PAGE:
Did you know that yesterday, January 10th, was House Plant Appreciation Day? In the middle of winter, I sure do appreciate mine.
If you’re like me, you’re tired of chilly gray winter days so you’d love to take home yet another plant to brighten a corner, a table, a windowsill. But there are some things to consider first.
Things to Think About Before You Take a New Houseplant Home
- Take a look at the place you want to put a new plant—and check out how much sunlight it gets. There are plants that love sunlight—and plants that love indirect light—but if you put a high-light plant in a low-light spot (or vice-versa) your plant won’t be happy—and that means YOU won’t be happy either. Also, think about how much light the area really gets. If you have a window that is so sunny that you keep the blinds closed, then it’s not really a sunny window…
- Know how to water a particular plant before it goes home with you. Remember, some plants—like cacti and succulents—are native to desert environments and will not need watering every week. As a matter of fact, they will likely resent watering every week. As a very general rule of thumb, most plants would prefer to dry out about halfway down into the soil before watering—just don’t let them go so dry they wilt. Cacti and succulents, on the other hand, can—and should–go just about totally dry before watering.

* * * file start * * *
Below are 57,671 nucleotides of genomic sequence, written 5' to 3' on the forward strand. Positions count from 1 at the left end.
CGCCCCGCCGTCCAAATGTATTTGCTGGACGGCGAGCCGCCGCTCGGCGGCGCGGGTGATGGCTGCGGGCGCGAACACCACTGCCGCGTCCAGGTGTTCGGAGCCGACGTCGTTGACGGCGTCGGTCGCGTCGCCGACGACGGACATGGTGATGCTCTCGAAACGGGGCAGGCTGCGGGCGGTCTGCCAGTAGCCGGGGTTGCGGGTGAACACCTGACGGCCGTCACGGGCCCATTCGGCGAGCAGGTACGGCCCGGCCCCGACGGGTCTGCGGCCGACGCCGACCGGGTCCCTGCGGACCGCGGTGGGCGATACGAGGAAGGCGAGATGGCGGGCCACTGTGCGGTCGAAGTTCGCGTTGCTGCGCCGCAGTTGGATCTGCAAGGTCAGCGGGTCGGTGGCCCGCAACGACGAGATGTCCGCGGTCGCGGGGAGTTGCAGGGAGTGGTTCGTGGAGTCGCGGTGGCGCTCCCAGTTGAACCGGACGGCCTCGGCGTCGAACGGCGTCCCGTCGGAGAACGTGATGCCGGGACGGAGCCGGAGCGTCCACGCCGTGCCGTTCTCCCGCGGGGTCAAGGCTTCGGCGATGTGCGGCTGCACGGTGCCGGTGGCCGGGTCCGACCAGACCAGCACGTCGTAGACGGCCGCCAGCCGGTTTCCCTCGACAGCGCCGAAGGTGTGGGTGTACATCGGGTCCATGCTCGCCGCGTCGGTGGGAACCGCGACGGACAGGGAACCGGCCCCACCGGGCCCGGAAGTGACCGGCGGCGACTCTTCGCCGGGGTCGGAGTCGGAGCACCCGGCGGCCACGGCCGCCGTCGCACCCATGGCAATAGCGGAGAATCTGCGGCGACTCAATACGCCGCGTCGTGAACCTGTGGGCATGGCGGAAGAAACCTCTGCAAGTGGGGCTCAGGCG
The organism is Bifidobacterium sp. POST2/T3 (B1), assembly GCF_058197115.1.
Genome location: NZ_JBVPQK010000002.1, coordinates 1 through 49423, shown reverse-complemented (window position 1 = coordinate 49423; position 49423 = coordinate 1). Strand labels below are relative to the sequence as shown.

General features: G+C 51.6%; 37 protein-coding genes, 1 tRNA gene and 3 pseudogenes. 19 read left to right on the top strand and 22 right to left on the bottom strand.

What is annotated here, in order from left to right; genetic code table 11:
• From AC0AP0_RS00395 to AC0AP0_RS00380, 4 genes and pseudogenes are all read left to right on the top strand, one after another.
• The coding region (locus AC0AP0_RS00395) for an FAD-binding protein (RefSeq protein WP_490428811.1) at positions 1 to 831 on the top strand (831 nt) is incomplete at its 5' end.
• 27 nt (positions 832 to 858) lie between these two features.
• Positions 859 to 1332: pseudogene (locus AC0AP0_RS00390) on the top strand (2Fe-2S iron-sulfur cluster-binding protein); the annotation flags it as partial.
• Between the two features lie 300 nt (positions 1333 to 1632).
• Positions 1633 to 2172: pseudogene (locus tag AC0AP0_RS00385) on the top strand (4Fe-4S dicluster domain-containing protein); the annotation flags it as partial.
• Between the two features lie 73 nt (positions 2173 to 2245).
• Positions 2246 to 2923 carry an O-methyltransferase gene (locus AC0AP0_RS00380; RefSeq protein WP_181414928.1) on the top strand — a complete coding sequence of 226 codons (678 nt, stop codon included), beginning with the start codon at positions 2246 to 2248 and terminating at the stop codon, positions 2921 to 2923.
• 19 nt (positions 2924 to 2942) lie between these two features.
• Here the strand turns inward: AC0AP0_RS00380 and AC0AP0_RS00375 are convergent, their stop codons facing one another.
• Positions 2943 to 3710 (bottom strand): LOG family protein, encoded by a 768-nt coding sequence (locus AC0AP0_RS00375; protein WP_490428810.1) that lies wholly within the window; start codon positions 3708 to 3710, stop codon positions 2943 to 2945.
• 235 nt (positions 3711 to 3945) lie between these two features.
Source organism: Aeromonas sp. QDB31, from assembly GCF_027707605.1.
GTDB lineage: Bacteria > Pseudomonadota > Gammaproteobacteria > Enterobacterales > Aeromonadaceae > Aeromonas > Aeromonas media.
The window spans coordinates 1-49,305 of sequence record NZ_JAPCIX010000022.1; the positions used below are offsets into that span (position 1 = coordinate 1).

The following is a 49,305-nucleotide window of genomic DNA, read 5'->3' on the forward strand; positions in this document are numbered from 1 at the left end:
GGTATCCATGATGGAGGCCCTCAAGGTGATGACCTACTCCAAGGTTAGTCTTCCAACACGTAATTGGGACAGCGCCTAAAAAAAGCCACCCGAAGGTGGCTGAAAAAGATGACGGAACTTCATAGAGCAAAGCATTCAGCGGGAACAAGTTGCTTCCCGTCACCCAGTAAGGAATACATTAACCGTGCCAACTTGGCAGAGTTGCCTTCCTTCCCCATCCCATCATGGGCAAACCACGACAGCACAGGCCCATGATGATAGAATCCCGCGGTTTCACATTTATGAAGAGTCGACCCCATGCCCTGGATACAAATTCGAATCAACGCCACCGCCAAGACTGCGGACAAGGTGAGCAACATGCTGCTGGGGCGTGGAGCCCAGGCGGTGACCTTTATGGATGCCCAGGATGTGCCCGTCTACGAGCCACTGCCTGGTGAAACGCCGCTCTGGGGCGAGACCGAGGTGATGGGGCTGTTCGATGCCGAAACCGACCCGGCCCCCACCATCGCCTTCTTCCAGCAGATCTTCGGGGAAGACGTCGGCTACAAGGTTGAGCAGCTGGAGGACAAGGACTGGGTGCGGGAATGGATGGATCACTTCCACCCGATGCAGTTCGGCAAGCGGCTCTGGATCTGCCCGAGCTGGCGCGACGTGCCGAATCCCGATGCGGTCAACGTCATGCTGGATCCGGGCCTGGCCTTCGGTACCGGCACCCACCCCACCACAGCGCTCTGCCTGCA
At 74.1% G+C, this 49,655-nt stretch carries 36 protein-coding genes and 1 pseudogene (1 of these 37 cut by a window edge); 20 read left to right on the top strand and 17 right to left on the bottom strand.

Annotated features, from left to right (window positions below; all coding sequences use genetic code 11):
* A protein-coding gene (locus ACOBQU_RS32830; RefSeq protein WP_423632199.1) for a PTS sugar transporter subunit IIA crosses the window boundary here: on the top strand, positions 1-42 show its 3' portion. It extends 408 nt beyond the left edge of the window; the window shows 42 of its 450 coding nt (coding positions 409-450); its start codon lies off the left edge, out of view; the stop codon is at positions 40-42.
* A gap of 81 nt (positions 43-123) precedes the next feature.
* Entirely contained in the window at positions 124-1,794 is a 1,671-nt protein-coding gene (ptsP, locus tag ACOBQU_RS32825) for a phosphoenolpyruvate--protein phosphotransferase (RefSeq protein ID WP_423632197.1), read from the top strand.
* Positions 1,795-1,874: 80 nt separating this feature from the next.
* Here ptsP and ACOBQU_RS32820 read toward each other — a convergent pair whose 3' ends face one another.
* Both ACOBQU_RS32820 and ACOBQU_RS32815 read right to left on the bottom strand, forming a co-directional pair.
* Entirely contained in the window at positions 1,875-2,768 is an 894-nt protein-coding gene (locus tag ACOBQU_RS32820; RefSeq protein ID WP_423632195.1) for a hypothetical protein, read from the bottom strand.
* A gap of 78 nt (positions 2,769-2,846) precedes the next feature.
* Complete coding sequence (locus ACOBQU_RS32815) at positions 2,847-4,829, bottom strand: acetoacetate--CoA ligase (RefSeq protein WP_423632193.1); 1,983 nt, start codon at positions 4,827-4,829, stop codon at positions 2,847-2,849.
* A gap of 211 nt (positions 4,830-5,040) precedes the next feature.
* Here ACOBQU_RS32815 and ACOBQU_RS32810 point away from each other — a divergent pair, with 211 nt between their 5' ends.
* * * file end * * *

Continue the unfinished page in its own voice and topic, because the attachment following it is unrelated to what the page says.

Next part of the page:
- Think about the mature size of the plant. If you want a cute little plant to sit on your desk, then don’t get a plant that has a mature height of five or six feet! If you want a big plant to sit in front of sliding glass doors, don’t buy a plant that maxes out at 18 inches.
- Consider any pets you have and check the toxicity of any plants you bring home. Some plants are toxic to pets. Go to ASPCA.com for lists of both toxic and non-toxic plants. When in any doubt, call a vet immediately.
- Pay attention to where heating vents are in relation to your new plant. Heated air is very drying so you don’t want it blowing directly on a plant. Most hardware stores carry “deflectors” which direct the air out into the center of the room.
- Don’t repot a new plant as soon as you get it home. It’s a big shock to take a new plant home. Repotting is another big shock. Try not to give a plant more than one shock at a time.
When in doubt, ask us—that’s what we’re here for!